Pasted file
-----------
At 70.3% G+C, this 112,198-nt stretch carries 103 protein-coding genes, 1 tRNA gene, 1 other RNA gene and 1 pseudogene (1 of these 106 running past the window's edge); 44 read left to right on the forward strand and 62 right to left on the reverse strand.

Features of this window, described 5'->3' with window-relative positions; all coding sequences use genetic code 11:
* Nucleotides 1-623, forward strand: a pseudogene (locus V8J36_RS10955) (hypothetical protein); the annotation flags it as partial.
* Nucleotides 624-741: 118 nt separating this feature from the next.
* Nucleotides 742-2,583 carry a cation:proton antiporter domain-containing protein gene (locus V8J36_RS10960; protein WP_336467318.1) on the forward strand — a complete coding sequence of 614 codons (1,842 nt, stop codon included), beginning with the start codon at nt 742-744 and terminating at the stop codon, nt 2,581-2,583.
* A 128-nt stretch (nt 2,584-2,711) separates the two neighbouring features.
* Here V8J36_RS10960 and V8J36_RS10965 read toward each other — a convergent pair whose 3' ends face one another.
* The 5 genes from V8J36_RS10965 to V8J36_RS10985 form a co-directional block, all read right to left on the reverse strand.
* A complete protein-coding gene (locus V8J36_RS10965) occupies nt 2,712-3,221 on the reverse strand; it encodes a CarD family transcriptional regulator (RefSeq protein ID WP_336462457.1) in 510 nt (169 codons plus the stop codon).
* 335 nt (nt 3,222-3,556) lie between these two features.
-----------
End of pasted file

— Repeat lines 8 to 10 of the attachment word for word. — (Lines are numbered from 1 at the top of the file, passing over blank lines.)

* The 5 genes from V8J36_RS10965 to V8J36_RS10985 form a co-directional block, all read right to left on the reverse strand.
* A complete protein-coding gene (locus V8J36_RS10965) occupies nt 2,712-3,221 on the reverse strand; it encodes a CarD family transcriptional regulator (RefSeq protein ID WP_336462457.1) in 510 nt (169 codons plus the stop codon).
* 335 nt (nt 3,222-3,556) lie between these two features.